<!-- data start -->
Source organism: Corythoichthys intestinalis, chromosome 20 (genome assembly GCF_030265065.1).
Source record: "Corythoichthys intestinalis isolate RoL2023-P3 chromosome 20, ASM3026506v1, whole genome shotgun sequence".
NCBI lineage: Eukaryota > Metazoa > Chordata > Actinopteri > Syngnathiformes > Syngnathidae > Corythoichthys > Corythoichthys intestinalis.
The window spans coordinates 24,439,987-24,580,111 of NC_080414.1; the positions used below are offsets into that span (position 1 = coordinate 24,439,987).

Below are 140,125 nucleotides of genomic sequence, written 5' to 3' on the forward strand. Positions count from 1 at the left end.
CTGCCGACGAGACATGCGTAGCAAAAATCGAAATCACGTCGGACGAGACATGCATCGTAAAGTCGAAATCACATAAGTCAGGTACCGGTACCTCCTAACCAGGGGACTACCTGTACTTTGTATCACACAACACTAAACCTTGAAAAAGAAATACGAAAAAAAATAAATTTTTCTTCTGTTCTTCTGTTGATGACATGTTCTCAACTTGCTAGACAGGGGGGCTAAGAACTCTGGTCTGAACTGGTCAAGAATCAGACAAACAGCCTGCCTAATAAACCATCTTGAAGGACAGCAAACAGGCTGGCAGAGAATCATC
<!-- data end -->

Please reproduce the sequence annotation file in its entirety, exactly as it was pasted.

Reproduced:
Source organism: Corythoichthys intestinalis, chromosome 20 (genome assembly GCF_030265065.1).
Source record: "Corythoichthys intestinalis isolate RoL2023-P3 chromosome 20, ASM3026506v1, whole genome shotgun sequence".
NCBI lineage: Eukaryota > Metazoa > Chordata > Actinopteri > Syngnathiformes > Syngnathidae > Corythoichthys > Corythoichthys intestinalis.
The window spans coordinates 24,439,987-24,580,111 of NC_080414.1; the positions used below are offsets into that span (position 1 = coordinate 24,439,987).

Below are 140,125 nucleotides of genomic sequence, written 5' to 3' on the forward strand. Positions count from 1 at the left end.
CTGCCGACGAGACATGCGTAGCAAAAATCGAAATCACGTCGGACGAGACATGCATCGTAAAGTCGAAATCACATAAGTCAGGTACCGGTACCTCCTAACCAGGGGACTACCTGTACTTTGTATCACACAACACTAAACCTTGAAAAAGAAATACGAAAAAAAATAAATTTTTCTTCTGTTCTTCTGTTGATGACATGTTCTCAACTTGCTAGACAGGGGGGCTAAGAACTCTGGTCTGAACTGGTCAAGAATCAGACAAACAGCCTGCCTAATAAACCATCTTGAAGGACAGCAAACAGGCTGGCAGAGAATCATC